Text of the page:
The polarization curves recorded after each ageing period under both pure hydrogen and reformed fuel were measured. The polarization curves before (unbroken line) and at the end (broken line) of ageing are shown in FIGS. 11 and 12, for operation under pure hydrogen and under reformed fuel, respectively. An accelerating initial performance drop may be observed for both types of fuel, although the drop is more pronounced with reformed fuel (with respective amplitudes of −125 μV/h and −330 μV/h for a current density of 0.5 A/cm2). As may be seen from the curve of voltage as a function of time in FIG. 10, the last ageing period induces a strong decrease, which is also clearly visible on the last polarization curves for both types of fuel.

Electrochemical diagnostics were carried out through cyclic voltammetry and through electrochemical impedance spectroscopy (denoted EIS). For the anode side, only the test start and end voltammetry are available. Their comparison clearly shows a modification in the structure of the anode catalyst, with additional peaks attributed to the surface of the catalyst containing less ruthenium than at the start, which is potentially due to a reconstruction mechanism. The total average desorption load loss is around 20% for the total surface area of the anodes. On the cathode side, the modifications linked to ageing are less obvious, but the evolution of the peaks tends to exhibit cobalt losses with a voltammetry shape evolving from that of Pt3Co to that of Pt. By comparing only the beginning and the end of the test, the cathodes have lost on average less than 10% of their initial active surface area. The EIS measurements confirmed the results of the polarization and cyclic voltammetry curves, showing that the charge transfer and transport resistances are affected for both fuels but that, at the end of the test, the limitations are greatly increased in the case of reformed fuel.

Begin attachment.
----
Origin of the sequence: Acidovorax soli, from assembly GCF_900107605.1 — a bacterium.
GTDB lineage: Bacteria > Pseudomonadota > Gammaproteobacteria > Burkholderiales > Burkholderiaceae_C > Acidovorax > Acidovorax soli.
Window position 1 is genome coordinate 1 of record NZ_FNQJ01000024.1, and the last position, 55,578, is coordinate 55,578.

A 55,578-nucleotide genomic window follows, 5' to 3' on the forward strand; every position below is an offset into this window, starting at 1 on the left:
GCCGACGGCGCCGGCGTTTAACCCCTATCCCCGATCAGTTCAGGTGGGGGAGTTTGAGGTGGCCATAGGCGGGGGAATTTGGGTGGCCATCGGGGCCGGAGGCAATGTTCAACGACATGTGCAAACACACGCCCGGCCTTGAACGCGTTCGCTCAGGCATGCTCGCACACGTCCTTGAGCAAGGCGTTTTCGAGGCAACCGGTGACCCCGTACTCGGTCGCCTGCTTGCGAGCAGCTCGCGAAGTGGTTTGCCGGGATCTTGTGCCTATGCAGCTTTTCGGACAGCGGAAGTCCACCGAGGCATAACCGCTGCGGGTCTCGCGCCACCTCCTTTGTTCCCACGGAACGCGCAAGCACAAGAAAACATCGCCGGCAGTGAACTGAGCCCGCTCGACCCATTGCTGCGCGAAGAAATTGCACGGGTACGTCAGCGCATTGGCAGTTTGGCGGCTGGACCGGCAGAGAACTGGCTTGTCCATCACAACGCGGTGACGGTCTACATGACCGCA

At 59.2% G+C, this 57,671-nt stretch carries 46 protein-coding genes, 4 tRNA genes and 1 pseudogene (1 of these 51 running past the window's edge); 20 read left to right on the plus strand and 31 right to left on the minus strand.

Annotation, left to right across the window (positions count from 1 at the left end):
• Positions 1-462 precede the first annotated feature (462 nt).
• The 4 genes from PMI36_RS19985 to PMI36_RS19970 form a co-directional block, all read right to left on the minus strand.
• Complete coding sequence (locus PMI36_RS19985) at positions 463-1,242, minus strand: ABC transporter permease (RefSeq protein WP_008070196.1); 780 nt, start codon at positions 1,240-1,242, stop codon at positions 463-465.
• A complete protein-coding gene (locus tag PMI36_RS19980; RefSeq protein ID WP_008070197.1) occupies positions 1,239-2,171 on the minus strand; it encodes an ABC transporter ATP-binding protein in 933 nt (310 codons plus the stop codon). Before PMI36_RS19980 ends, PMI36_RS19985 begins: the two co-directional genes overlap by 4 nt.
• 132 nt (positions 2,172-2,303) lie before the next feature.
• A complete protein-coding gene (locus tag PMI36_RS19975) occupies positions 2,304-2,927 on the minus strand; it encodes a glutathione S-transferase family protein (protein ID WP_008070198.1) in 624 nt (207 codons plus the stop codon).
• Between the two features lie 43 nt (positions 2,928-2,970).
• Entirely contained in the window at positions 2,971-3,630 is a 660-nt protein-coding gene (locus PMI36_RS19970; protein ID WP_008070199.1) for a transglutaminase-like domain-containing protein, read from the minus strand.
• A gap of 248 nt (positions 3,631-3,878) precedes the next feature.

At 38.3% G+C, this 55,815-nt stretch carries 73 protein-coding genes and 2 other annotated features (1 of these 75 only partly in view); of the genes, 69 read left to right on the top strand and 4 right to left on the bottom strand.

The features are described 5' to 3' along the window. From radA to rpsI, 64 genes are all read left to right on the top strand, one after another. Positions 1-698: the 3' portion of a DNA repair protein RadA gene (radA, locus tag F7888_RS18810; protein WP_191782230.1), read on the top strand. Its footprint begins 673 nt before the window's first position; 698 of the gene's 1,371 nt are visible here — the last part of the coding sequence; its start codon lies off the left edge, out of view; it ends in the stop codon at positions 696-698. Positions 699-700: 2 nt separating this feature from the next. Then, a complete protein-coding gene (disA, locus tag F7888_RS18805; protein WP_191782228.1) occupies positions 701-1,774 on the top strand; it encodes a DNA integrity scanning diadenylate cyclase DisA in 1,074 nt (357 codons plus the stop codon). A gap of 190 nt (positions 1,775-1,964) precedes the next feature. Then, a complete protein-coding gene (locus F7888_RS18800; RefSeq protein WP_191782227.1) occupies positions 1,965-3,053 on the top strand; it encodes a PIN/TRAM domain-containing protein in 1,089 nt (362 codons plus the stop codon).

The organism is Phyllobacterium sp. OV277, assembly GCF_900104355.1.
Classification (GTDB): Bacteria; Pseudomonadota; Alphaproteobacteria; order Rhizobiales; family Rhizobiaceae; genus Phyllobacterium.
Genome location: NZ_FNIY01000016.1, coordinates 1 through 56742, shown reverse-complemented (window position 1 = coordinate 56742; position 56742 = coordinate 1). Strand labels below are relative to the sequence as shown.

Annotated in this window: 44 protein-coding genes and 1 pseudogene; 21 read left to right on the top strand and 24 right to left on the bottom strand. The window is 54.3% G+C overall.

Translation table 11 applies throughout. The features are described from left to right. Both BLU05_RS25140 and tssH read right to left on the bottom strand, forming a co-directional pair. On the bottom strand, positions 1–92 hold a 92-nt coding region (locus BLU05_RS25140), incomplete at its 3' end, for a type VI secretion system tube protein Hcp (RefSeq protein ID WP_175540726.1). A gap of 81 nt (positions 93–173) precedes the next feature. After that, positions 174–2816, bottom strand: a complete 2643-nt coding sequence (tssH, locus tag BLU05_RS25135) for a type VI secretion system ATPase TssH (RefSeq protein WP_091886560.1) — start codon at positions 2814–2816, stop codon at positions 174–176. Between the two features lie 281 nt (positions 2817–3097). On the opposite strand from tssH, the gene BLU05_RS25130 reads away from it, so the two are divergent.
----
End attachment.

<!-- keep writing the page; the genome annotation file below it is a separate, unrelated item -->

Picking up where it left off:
Evolution of Heterogeneities During Ageing:

In addition to these in-service electrochemical diagnostics giving averaged information regarding the degradation of the membrane/electrode assembly, the current density distribution maps are analyzed in order to study the effect of ageing on heterogeneities in local activities. The CDDMs were recorded with pure hydrogen and with reformed fuel, during ageing and at various current densities during the generation of the polarization curves produced between each step of the service life test. The selected results (FIGS. 13 to 18) show the CDDMs recorded at 0.5 A/cm2 during the generation of the polarization curves, for three ageing levels (before ageing, after 600 hours of ageing and at the end of the test), under pure hydrogen (FIGS. 13 to 15) and under reformed fuel (FIGS. 16 to 18) including 10 ppm of carbon monoxide.

The distribution of the current density along the surface of the membrane/electrode assembly is induced by local conditions, in particular the position of the fuel and air inlets/outlets, as well as the design of the bipolar plate. This current density distribution is affected by the presence of carbon monoxide, as may be seen by comparing the maps obtained under pure hydrogen or under reformed fuel including carbon monoxide. At the start of the test, under pure hydrogen, the current density is lower in the air outlet zone, this being attributed to lower cathode activity, mainly caused by a lower partial oxygen pressure. The current density distribution is different in the case of reformed fuel, with a clear shift between the air inlet and the air outlet, indicating lower anode activity at the outlet. This modification of the current distribution is attributed to the higher influence of carbon monoxide, caused by the partial hydrogen pressure, which is lower in this region.